Synopses & Reviews
and#147;David Hayes-Bautistaand#8217;s fascinating study finds new sources that illuminate the California roots of Cinco de Mayo celebrations. But more than just uncovering the holidayand#8217;s true origins, El Cinco de Mayo
offers a striking interpretation of the making of a Mexican-American culture in Civil War-Era North America.and#8221;and#151;Stephen Aron, author of American Confluence: The Missouri Frontier from Borderland to Border State
and#147;In this well-written and thoroughly-researched study, Hayes-Bautista reminds us that Cinco de Mayo is not really a Mexican holiday, but rather a celebration created in California during the American Civil War by native-born Latinos and immigrants from Mexico and Latin America. Hayes-Bautista has reconstructed the rich social and political world of these California Latinos in painstaking detail, and his analysis of their widespread political engagement reveals an activism hitherto not fully recognized. This is an original and revealing book that changes the way we think about nineteenth century California.and#8221;and#151;Richard Griswold del Castillo, author of The Treaty of Guadalupe Hidalgo: A Legacy of Conflict.
and#8220;El Cinco de Mayo does what I once thought impossible: explain the relevance and the importance of commemorating this day.and#8221;
and#8220;A highly readable and important analysis not only of the holidayand#8217;s origins but also of the native-born and immigrant Latino communities that created it.and#8221;
"An important contribution to the canons of American and Latino social and cultural history."
"A valuable work for the general reader, students, and scholars interested in the history of Mexican Americans and the US West."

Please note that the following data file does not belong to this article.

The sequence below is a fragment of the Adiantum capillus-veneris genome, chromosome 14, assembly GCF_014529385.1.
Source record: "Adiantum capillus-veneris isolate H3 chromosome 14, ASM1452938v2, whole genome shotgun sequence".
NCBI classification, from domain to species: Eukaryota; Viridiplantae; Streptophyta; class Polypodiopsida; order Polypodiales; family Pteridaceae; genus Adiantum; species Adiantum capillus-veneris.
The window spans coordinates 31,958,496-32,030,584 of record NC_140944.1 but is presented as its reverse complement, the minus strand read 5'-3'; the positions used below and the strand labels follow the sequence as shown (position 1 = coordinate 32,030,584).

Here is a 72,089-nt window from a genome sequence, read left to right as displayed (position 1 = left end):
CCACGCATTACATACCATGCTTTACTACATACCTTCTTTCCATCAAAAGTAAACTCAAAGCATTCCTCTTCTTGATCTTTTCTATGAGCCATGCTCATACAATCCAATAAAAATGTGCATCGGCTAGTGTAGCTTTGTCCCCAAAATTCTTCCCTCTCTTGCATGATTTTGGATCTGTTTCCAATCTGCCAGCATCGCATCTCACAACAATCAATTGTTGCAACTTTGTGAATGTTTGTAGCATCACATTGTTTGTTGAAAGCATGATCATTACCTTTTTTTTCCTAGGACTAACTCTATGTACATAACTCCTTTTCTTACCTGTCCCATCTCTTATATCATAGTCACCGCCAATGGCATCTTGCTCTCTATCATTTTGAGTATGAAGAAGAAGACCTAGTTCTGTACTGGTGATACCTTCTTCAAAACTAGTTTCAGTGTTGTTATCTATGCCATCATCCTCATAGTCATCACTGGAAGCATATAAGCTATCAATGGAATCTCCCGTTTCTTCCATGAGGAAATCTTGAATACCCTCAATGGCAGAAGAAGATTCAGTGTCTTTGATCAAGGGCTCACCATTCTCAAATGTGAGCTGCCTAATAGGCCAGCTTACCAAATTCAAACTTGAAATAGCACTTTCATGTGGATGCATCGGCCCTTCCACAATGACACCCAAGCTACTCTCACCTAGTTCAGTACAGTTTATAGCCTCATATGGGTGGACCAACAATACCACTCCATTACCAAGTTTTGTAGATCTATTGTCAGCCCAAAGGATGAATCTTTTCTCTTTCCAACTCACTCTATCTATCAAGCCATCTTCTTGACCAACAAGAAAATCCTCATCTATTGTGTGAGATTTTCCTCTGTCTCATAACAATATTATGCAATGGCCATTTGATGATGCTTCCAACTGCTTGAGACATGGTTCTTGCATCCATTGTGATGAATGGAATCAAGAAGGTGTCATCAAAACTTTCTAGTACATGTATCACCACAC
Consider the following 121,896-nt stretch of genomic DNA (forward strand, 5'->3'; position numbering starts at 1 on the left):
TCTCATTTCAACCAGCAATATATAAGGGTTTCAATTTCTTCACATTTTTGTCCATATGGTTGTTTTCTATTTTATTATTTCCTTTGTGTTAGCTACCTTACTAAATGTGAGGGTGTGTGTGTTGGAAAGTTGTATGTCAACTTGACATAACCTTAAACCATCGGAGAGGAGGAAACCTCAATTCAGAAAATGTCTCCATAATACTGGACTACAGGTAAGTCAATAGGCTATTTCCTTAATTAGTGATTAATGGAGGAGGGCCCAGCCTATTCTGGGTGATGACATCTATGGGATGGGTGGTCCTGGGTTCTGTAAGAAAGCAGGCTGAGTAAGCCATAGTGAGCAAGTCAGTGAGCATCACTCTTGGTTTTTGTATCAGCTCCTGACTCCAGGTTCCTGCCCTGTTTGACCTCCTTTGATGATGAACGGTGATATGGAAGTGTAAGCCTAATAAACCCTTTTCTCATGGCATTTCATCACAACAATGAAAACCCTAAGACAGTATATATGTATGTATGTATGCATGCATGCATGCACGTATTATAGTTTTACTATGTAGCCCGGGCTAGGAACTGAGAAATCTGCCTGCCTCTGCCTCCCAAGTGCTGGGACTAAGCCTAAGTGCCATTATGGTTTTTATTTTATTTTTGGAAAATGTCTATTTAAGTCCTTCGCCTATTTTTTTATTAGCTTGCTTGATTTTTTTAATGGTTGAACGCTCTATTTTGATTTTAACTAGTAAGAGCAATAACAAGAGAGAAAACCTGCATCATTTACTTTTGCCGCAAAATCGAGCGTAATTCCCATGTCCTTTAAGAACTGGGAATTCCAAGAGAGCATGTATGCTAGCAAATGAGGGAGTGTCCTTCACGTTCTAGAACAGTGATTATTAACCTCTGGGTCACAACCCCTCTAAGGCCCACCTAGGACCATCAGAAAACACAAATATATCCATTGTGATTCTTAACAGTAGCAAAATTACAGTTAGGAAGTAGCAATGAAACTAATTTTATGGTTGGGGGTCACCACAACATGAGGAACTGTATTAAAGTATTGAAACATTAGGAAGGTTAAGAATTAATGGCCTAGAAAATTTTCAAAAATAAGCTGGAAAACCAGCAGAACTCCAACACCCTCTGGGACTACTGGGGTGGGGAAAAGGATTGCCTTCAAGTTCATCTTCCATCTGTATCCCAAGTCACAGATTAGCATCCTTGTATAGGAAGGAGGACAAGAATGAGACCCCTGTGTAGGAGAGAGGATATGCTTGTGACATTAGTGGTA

Why is Cinco de Mayoand#151;a holiday commemorating a Mexican victory over the French at Puebla in 1862and#151;so widely celebrated in California and across the United States, when it is scarcely observed in Mexico? As David E. Hayes-Bautista explains, the holiday is not Mexican at all, but rather an American one, created by Latinos in California during the mid-nineteenth century. Hayes-Bautista shows how the meaning of Cinco de Mayo has shifted over timeand#151;it embodied immigrant nostalgia in the 1930s, U.S. patriotism during World War II, Chicano Power in the 1960s and 1970s, and commercial intentions in the 1980s and 1990s. Today, it continues to reflect the aspirations of a community that is engaged, empowered, and expanding.
About the Author
David E. Hayes-Bautista is Professor of Medicine and Director of the Center for the Study of Latino Health and Culture at the David Geffen School of Medicine at the University of California, Los Angeles. He is the author of La Nueva California: Latinos in the Golden State (UC Press).
Table of Contents
List of Illustrations
1. Before the American Civil War
2. The First Battle of Puebla, 1862
3. The American Civil War and the Second Battle of Puebla
4. The Juntas Patriand#243;ticas Mejicanas Blossom
5. One War, Three Fronts
6. Shaping and Reshaping the Cinco de Mayo, 1868?2011